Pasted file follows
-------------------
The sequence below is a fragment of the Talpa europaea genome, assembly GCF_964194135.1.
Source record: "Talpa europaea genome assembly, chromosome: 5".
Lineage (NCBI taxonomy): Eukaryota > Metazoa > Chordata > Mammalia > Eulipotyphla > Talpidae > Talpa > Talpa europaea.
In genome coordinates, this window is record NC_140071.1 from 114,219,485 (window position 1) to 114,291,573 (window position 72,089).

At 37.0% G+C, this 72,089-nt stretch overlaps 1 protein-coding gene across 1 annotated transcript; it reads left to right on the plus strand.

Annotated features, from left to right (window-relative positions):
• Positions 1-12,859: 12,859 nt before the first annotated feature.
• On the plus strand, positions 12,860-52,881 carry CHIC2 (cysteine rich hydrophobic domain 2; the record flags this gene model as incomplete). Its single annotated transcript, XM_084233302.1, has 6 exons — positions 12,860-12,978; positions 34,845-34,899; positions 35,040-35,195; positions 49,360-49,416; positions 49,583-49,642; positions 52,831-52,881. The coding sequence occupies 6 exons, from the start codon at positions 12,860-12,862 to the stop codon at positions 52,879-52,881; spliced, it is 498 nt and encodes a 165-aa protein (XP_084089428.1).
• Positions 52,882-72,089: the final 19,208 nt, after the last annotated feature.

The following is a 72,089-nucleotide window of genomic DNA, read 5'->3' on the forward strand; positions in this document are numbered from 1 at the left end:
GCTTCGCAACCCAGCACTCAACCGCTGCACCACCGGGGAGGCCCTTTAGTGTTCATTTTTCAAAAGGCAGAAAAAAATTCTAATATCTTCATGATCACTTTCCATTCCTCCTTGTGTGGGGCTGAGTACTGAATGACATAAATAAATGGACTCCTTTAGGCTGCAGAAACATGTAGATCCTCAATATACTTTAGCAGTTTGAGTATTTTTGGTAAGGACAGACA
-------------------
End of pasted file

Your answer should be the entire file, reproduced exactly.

The sequence below is a fragment of the Talpa europaea genome, assembly GCF_964194135.1.
Source record: "Talpa europaea genome assembly, chromosome: 5".
Lineage (NCBI taxonomy): Eukaryota > Metazoa > Chordata > Mammalia > Eulipotyphla > Talpidae > Talpa > Talpa europaea.
In genome coordinates, this window is record NC_140071.1 from 114,219,485 (window position 1) to 114,291,573 (window position 72,089).

At 37.0% G+C, this 72,089-nt stretch overlaps 1 protein-coding gene across 1 annotated transcript; it reads left to right on the plus strand.

Annotated features, from left to right (window-relative positions):
• Positions 1-12,859: 12,859 nt before the first annotated feature.
• On the plus strand, positions 12,860-52,881 carry CHIC2 (cysteine rich hydrophobic domain 2; the record flags this gene model as incomplete). Its single annotated transcript, XM_084233302.1, has 6 exons — positions 12,860-12,978; positions 34,845-34,899; positions 35,040-35,195; positions 49,360-49,416; positions 49,583-49,642; positions 52,831-52,881. The coding sequence occupies 6 exons, from the start codon at positions 12,860-12,862 to the stop codon at positions 52,879-52,881; spliced, it is 498 nt and encodes a 165-aa protein (XP_084089428.1).
• Positions 52,882-72,089: the final 19,208 nt, after the last annotated feature.

The following is a 72,089-nucleotide window of genomic DNA, read 5'->3' on the forward strand; positions in this document are numbered from 1 at the left end:
GCTTCGCAACCCAGCACTCAACCGCTGCACCACCGGGGAGGCCCTTTAGTGTTCATTTTTCAAAAGGCAGAAAAAAATTCTAATATCTTCATGATCACTTTCCATTCCTCCTTGTGTGGGGCTGAGTACTGAATGACATAAATAAATGGACTCCTTTAGGCTGCAGAAACATGTAGATCCTCAATATACTTTAGCAGTTTGAGTATTTTTGGTAAGGACAGACA